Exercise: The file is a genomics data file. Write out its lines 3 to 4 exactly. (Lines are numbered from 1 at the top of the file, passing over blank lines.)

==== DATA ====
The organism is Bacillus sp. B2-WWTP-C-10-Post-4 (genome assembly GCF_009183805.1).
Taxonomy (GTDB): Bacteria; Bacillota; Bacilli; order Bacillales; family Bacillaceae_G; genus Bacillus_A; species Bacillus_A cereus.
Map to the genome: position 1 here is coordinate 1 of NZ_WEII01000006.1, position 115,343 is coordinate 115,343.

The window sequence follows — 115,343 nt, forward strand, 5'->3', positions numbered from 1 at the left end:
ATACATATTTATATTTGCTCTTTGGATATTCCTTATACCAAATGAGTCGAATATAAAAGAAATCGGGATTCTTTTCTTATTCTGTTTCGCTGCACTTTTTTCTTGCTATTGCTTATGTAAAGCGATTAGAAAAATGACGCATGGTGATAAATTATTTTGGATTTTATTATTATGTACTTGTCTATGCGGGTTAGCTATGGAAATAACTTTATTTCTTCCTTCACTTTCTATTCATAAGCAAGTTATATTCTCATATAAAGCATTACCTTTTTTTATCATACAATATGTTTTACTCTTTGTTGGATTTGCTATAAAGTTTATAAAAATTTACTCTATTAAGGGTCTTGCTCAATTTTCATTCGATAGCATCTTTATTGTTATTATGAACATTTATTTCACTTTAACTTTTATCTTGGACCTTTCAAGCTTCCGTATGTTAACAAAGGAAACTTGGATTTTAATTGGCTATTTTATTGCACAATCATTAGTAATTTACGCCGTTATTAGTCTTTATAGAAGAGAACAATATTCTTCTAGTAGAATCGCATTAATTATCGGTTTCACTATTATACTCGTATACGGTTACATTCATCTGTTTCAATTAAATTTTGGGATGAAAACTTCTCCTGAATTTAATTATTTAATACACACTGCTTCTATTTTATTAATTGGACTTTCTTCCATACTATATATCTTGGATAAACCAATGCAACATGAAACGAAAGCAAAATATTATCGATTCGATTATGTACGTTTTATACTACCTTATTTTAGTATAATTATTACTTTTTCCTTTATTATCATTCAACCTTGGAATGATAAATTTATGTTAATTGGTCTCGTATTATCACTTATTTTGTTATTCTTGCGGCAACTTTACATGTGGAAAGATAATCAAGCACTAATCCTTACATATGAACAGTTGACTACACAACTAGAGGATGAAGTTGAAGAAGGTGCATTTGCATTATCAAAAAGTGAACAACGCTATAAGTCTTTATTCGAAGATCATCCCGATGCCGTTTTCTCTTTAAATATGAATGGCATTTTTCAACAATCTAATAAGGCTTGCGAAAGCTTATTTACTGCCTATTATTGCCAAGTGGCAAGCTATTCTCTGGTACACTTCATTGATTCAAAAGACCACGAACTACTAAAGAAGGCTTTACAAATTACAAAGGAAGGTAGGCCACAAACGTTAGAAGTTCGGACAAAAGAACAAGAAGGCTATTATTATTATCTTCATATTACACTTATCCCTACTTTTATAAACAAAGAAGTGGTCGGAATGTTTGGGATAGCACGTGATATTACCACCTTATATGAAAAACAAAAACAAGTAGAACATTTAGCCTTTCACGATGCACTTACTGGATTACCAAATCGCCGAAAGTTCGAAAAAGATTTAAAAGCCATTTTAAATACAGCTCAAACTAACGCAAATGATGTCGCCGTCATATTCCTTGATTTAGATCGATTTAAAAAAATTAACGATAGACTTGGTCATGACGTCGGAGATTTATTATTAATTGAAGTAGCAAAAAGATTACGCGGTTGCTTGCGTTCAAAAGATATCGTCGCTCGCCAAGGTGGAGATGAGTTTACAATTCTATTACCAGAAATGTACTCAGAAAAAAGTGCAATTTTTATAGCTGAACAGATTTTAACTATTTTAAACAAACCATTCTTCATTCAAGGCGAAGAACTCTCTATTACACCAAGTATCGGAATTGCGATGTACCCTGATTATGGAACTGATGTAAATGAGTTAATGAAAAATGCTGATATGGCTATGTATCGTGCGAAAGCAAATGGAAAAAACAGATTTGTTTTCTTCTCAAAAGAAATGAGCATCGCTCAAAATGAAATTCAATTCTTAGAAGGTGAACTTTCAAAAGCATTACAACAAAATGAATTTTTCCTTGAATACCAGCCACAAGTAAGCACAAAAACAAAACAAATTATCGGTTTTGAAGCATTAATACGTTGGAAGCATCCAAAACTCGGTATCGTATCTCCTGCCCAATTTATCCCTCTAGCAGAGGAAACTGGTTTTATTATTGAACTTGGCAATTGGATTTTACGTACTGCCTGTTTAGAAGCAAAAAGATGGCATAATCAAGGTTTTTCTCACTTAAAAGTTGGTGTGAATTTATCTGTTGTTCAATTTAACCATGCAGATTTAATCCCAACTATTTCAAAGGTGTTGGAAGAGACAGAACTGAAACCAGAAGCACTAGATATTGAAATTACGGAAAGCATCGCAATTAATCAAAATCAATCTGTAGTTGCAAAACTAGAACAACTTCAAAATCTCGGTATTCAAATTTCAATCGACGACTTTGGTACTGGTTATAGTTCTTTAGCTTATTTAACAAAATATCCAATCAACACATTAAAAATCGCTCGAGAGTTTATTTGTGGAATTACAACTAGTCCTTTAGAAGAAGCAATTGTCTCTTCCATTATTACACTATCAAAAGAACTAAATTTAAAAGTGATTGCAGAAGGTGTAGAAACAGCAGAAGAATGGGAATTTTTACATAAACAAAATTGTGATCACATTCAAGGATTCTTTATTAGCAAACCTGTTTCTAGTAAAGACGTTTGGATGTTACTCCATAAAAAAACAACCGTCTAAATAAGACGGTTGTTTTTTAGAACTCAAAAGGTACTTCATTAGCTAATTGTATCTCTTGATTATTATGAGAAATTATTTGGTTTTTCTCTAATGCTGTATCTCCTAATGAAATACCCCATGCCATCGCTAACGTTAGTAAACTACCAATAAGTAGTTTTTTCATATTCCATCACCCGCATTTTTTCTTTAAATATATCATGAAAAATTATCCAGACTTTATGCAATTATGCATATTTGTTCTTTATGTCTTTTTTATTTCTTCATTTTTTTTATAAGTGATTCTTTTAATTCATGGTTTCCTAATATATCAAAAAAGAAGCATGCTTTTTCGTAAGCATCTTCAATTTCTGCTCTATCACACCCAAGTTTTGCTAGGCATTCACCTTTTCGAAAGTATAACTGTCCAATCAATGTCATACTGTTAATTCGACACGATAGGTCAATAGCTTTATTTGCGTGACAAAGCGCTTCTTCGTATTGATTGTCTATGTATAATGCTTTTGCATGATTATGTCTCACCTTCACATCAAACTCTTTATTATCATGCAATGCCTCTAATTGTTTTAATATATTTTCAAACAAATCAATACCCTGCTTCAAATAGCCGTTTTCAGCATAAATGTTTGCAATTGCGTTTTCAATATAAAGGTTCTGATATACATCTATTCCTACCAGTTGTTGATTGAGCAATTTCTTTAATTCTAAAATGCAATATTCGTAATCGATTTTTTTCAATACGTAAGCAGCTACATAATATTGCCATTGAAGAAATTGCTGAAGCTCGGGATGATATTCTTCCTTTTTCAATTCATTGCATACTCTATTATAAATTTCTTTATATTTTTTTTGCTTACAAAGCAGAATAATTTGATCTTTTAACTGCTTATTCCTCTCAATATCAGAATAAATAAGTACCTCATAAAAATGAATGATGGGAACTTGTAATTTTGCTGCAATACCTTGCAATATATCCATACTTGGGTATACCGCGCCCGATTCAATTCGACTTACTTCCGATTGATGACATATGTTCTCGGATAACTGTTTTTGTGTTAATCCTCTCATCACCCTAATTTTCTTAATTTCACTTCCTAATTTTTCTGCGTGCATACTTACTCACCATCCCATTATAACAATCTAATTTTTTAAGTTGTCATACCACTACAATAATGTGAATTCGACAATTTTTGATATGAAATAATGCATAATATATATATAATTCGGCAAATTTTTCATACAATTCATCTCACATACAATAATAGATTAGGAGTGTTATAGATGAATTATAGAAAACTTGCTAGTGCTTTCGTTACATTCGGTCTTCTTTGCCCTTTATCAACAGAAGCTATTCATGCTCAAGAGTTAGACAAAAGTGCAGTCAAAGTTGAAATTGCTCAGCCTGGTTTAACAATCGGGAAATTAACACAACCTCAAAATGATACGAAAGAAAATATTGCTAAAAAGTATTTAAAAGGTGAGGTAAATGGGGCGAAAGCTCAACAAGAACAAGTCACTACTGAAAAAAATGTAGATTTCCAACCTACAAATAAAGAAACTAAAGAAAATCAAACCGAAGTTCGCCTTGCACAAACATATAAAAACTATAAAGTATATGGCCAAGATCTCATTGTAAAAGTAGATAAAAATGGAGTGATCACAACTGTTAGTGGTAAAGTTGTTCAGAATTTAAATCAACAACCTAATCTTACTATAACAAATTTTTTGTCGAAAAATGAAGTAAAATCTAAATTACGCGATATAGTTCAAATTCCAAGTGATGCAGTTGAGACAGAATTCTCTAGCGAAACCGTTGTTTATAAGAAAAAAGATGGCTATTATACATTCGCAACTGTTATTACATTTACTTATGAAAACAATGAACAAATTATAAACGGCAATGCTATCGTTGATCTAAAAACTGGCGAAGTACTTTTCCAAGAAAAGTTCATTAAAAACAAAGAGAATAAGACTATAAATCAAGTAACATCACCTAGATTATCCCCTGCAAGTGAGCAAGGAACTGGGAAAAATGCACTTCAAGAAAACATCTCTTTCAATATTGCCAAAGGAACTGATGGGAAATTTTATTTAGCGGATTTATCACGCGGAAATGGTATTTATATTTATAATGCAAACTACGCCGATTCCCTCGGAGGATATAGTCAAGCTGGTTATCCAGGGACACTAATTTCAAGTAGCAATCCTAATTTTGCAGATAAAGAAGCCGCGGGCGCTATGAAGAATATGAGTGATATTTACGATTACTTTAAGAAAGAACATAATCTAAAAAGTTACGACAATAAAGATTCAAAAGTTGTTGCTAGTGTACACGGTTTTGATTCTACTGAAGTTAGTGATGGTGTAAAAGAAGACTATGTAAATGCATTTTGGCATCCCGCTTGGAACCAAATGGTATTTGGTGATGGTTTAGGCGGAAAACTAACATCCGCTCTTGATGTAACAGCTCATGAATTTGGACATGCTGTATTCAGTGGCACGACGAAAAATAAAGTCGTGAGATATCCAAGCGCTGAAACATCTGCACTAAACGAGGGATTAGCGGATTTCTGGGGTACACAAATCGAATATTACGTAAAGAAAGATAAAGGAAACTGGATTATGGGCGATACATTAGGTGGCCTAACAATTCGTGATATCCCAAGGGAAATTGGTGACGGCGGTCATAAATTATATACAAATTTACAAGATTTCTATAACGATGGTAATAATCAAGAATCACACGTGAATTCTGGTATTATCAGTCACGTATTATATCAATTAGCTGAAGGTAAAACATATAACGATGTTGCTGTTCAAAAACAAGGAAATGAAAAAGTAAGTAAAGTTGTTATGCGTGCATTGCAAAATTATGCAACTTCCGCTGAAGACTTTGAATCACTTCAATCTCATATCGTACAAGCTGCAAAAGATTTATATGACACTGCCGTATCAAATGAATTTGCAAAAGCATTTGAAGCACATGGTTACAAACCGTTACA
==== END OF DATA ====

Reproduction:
Map to the genome: position 1 here is coordinate 1 of NZ_WEII01000006.1, position 115,343 is coordinate 115,343.

The window sequence follows — 115,343 nt, forward strand, 5'->3', positions numbered from 1 at the left end: